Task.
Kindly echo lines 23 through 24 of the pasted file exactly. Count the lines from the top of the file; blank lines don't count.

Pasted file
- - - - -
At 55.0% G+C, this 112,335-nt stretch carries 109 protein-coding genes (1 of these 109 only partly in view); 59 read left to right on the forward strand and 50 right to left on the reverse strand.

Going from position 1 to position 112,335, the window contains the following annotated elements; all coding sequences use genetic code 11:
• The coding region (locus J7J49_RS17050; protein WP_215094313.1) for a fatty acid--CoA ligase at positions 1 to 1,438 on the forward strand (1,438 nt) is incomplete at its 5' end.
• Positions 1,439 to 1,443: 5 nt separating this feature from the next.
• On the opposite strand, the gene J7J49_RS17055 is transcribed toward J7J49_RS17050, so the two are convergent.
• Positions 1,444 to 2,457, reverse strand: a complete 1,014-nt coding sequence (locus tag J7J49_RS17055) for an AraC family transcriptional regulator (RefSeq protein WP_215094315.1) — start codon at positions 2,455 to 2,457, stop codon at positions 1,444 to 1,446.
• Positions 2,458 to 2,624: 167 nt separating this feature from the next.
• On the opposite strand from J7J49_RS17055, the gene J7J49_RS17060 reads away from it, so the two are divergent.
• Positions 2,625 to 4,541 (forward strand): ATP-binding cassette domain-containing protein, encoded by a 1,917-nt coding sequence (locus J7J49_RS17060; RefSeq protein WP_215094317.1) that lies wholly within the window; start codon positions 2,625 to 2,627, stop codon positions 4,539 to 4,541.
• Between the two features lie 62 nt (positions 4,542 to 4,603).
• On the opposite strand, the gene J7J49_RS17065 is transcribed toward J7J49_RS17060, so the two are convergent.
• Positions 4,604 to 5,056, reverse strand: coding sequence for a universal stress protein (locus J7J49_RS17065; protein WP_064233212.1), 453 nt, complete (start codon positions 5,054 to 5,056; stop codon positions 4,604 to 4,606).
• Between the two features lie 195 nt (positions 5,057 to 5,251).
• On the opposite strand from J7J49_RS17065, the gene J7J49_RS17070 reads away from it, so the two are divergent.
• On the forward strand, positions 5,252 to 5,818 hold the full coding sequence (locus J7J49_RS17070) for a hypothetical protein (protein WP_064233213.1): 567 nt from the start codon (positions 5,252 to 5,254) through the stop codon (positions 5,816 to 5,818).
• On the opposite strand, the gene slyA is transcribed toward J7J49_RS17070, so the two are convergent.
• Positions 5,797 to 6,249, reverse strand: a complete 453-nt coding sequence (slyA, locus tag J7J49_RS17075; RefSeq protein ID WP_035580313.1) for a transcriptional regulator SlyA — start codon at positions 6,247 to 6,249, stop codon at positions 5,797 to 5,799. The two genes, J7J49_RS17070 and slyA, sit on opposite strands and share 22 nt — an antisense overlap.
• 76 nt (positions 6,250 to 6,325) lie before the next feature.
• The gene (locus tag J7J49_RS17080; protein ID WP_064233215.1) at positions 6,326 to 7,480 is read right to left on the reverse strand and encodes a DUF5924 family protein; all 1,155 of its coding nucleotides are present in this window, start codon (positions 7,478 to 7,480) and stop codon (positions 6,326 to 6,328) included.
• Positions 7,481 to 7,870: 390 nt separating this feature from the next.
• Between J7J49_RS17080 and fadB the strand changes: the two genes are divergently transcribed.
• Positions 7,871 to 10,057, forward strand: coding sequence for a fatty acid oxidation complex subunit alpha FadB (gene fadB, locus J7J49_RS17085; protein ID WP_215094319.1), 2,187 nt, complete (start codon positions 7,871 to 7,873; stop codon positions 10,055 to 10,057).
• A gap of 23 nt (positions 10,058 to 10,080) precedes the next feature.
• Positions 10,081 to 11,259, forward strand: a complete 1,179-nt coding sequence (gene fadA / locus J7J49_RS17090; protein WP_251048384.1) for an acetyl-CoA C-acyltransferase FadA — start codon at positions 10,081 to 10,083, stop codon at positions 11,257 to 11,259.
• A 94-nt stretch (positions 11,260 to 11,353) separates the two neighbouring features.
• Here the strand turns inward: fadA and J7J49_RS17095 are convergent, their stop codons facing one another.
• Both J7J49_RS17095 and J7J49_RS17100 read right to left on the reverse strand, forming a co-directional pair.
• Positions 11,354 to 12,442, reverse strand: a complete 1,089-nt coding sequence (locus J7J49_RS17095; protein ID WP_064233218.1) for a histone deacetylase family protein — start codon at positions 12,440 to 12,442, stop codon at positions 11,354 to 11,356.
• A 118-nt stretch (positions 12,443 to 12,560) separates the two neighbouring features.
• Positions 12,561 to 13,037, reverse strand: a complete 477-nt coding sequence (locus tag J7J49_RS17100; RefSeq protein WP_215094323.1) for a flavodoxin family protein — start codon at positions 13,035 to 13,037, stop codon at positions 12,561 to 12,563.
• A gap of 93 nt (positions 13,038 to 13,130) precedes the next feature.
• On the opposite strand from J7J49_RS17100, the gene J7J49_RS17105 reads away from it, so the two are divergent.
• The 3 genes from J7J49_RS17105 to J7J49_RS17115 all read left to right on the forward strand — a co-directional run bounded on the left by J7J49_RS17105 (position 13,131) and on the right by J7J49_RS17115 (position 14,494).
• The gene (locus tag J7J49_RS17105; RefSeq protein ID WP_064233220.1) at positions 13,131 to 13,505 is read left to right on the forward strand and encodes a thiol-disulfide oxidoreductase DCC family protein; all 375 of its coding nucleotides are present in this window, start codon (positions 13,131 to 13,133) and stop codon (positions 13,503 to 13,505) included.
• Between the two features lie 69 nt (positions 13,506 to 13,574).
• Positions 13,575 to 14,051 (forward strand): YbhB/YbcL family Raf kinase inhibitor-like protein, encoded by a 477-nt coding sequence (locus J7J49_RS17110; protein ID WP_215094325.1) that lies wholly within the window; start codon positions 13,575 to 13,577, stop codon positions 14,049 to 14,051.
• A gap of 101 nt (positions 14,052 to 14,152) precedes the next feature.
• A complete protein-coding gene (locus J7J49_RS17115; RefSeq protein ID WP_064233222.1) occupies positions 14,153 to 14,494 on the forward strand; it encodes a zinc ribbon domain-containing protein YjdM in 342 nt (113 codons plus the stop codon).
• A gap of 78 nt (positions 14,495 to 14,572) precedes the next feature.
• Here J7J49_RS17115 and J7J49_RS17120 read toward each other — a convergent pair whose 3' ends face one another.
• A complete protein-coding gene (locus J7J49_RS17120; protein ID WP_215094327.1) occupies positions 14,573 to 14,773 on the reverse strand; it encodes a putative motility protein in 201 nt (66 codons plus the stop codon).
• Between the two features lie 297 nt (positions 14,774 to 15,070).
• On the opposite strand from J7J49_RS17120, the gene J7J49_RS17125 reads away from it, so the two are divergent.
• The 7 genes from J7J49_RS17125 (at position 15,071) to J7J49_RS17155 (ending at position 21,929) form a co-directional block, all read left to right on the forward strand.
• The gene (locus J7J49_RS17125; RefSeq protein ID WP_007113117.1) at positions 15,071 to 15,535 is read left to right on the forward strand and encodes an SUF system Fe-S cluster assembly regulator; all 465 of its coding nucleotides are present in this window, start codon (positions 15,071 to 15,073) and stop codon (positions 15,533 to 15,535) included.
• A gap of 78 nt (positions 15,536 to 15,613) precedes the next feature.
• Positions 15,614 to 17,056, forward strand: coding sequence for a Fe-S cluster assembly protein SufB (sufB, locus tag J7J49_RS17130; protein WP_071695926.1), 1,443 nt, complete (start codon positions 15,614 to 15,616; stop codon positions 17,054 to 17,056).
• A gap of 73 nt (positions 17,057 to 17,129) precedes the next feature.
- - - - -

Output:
• A gap of 23 nt (positions 10,058 to 10,080) precedes the next feature.
• Positions 10,081 to 11,259, forward strand: a complete 1,179-nt coding sequence (gene fadA / locus J7J49_RS17090; protein WP_251048384.1) for an acetyl-CoA C-acyltransferase FadA — start codon at positions 10,081 to 10,083, stop codon at positions 11,257 to 11,259.